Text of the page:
Similar to other advisory landscapes, the French management consulting market finds itself in a state of flux, triggered by among others new technologies disrupting business models and changing client behaviour. As a result, consultancies are revamping their go-to-market approach, centred around the question how to address the polarisation of the consulting market, and whether one firm can offer both commoditised and high end services. “Firms are also making changes to their business models to improve their appeal in the market: some firms are developing assets to meet particular client needs, others are developing tools to deepen the insight they can deliver to clients”, comments Alison Huntington, Senior Analyst at Source. Yet not all consulting firms find themselves well positioned to capitalise on opportunities offered by the changing landscape. Eric Falque, President of BearingPoint in France, says that despite the clear signs of disruption looming around the corner “several established companies are still wondering where the competition is coming from and how they should prepare.”
Outlook for 2015
For 2015 the outlook remains mixed, says Source. While some firm will continue to do very well, others will struggle in what is still a tough market. Against the backdrop of a lacklustre French economy, the researchers forecasts that growth is unlikely to increase further in 2015. “Despite consultants being reasonably optimistic about the prospects for the French consulting market in the next 18 months, while macro-economic factors remain as challenging as they are it’s hard to see the rate of growth increasing further for the time being. But interest in digital transformation should keep the market heading in the right direction to some degree”, concludes Huntington.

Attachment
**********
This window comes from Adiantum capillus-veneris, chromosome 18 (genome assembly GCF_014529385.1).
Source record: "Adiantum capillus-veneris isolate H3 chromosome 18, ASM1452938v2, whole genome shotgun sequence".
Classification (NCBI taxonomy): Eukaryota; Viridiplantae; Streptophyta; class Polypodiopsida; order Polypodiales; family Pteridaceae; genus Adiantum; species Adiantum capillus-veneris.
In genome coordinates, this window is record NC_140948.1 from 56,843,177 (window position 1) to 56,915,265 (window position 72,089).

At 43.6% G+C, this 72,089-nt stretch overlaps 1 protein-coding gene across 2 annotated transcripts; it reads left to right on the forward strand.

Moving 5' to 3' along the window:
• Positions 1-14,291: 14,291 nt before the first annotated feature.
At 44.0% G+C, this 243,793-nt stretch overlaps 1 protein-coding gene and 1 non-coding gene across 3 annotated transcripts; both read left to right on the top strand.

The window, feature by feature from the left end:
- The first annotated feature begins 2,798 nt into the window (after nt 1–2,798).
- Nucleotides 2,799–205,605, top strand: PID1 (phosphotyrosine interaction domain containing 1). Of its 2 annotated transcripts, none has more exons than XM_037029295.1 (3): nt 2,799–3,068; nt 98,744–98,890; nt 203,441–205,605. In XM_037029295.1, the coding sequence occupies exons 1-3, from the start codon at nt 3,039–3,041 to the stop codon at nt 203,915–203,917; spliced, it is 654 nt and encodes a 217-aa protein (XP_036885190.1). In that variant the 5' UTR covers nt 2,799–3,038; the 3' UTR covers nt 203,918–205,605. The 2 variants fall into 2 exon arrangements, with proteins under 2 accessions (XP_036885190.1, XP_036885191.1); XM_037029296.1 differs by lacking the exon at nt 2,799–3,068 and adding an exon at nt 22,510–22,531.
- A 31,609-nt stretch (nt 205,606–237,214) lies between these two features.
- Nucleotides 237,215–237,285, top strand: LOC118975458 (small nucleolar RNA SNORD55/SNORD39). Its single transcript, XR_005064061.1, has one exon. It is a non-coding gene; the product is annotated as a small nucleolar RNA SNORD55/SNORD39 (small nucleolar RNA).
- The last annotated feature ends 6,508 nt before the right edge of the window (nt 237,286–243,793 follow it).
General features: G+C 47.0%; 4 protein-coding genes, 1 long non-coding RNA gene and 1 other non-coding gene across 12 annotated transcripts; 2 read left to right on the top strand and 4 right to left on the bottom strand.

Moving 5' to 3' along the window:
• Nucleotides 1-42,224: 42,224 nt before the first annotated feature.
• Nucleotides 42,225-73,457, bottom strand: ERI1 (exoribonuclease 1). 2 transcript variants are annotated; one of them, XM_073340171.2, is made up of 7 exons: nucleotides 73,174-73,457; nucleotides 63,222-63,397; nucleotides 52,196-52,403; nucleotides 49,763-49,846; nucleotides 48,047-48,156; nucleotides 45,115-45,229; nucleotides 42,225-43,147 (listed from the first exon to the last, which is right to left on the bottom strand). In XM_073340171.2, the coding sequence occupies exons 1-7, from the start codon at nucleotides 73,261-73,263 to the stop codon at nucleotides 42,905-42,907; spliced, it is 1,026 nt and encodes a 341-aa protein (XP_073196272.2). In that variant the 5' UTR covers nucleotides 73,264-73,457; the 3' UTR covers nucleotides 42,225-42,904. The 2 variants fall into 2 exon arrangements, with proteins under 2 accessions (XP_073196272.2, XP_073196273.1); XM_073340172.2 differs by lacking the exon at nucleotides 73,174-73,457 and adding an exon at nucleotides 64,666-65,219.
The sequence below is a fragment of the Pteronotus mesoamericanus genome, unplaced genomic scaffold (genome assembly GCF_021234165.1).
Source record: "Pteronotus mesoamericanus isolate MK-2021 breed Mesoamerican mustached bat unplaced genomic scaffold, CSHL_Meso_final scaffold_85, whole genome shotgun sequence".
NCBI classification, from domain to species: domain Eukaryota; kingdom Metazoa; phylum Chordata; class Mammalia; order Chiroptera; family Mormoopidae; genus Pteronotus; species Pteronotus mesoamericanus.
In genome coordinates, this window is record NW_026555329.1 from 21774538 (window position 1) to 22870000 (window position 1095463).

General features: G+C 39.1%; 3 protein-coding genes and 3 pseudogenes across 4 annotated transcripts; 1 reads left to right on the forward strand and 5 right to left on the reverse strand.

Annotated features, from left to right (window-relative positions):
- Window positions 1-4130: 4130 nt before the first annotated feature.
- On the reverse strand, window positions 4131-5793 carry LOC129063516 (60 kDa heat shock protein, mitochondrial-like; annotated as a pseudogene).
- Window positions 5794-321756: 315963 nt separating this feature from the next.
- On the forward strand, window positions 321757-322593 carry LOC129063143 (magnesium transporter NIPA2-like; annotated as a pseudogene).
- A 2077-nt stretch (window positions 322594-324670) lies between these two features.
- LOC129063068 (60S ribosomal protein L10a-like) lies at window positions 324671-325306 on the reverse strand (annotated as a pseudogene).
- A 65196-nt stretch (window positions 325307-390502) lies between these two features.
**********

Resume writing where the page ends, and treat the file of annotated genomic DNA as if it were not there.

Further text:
* According to Source, the revision made reflect improvements to the research model. Key changes incorporated include an increase in the size of the retail consulting market, and a decrease in the size of the pharma and healthcare markets. In addition, some firms have been reassigned to different segments, as a result of which the size of the HR consulting market has been reduced.
Quotes from François Dalens, Nicolas Bartel, Eric Falque and Eric Labaye courtesy of Les Echos (Des consultants, pour quoi faire?). Quotes from Eric Mouchous, Francois Marchessaux and Alison Huntington originate from the Source report.